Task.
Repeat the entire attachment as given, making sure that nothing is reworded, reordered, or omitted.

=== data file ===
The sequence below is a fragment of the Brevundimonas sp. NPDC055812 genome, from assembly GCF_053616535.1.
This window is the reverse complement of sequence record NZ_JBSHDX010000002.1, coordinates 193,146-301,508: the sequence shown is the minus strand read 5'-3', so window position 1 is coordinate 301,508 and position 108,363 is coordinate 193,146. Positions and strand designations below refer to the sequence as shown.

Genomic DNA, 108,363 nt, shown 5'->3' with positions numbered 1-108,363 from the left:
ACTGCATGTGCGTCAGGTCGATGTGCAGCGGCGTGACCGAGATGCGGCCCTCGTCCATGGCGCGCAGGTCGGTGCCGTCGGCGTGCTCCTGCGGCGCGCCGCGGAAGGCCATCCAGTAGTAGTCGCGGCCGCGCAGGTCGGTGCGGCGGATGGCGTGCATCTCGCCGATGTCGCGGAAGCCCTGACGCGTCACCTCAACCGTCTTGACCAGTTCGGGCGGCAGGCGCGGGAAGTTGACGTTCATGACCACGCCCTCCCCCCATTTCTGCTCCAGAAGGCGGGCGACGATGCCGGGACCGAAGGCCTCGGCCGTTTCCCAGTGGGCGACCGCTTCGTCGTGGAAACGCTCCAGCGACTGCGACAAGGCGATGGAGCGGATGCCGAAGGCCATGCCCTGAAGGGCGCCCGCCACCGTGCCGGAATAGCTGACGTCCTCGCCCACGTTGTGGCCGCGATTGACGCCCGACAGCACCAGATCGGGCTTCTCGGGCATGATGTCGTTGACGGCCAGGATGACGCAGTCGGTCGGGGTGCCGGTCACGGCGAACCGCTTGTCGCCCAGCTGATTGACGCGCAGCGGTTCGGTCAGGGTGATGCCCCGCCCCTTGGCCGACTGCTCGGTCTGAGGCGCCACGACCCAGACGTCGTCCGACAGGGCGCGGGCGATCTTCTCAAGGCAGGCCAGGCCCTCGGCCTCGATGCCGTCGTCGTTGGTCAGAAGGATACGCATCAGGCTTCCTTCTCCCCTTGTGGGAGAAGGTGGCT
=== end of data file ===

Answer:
The sequence below is a fragment of the Brevundimonas sp. NPDC055812 genome, from assembly GCF_053616535.1.
This window is the reverse complement of sequence record NZ_JBSHDX010000002.1, coordinates 193,146-301,508: the sequence shown is the minus strand read 5'-3', so window position 1 is coordinate 301,508 and position 108,363 is coordinate 193,146. Positions and strand designations below refer to the sequence as shown.

Genomic DNA, 108,363 nt, shown 5'->3' with positions numbered 1-108,363 from the left:
ACTGCATGTGCGTCAGGTCGATGTGCAGCGGCGTGACCGAGATGCGGCCCTCGTCCATGGCGCGCAGGTCGGTGCCGTCGGCGTGCTCCTGCGGCGCGCCGCGGAAGGCCATCCAGTAGTAGTCGCGGCCGCGCAGGTCGGTGCGGCGGATGGCGTGCATCTCGCCGATGTCGCGGAAGCCCTGACGCGTCACCTCAACCGTCTTGACCAGTTCGGGCGGCAGGCGCGGGAAGTTGACGTTCATGACCACGCCCTCCCCCCATTTCTGCTCCAGAAGGCGGGCGACGATGCCGGGACCGAAGGCCTCGGCCGTTTCCCAGTGGGCGACCGCTTCGTCGTGGAAACGCTCCAGCGACTGCGACAAGGCGATGGAGCGGATGCCGAAGGCCATGCCCTGAAGGGCGCCCGCCACCGTGCCGGAATAGCTGACGTCCTCGCCCACGTTGTGGCCGCGATTGACGCCCGACAGCACCAGATCGGGCTTCTCGGGCATGATGTCGTTGACGGCCAGGATGACGCAGTCGGTCGGGGTGCCGGTCACGGCGAACCGCTTGTCGCCCAGCTGATTGACGCGCAGCGGTTCGGTCAGGGTGATGCCCCGCCCCTTGGCCGACTGCTCGGTCTGAGGCGCCACGACCCAGACGTCGTCCGACAGGGCGCGGGCGATCTTCTCAAGGCAGGCCAGGCCCTCGGCCTCGATGCCGTCGTCGTTGGTCAGAAGGATACGCATCAGGCTTCCTTCTCCCCTTGTGGGAGAAGGTGGCT